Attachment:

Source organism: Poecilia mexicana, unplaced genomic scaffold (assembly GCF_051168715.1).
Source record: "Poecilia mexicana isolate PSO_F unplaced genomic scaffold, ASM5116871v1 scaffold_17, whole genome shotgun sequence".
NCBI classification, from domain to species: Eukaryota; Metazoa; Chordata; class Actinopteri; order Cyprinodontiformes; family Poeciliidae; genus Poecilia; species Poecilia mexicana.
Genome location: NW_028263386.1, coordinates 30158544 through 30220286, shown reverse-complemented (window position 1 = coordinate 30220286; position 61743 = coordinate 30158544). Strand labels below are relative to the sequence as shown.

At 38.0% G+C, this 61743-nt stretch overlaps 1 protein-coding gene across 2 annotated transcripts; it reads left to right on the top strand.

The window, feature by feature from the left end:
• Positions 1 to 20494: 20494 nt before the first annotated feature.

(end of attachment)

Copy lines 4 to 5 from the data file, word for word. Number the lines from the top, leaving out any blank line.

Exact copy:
Genome location: NW_028263386.1, coordinates 30158544 through 30220286, shown reverse-complemented (window position 1 = coordinate 30220286; position 61743 = coordinate 30158544). Strand labels below are relative to the sequence as shown.

At 38.0% G+C, this 61743-nt stretch overlaps 1 protein-coding gene across 2 annotated transcripts; it reads left to right on the top strand.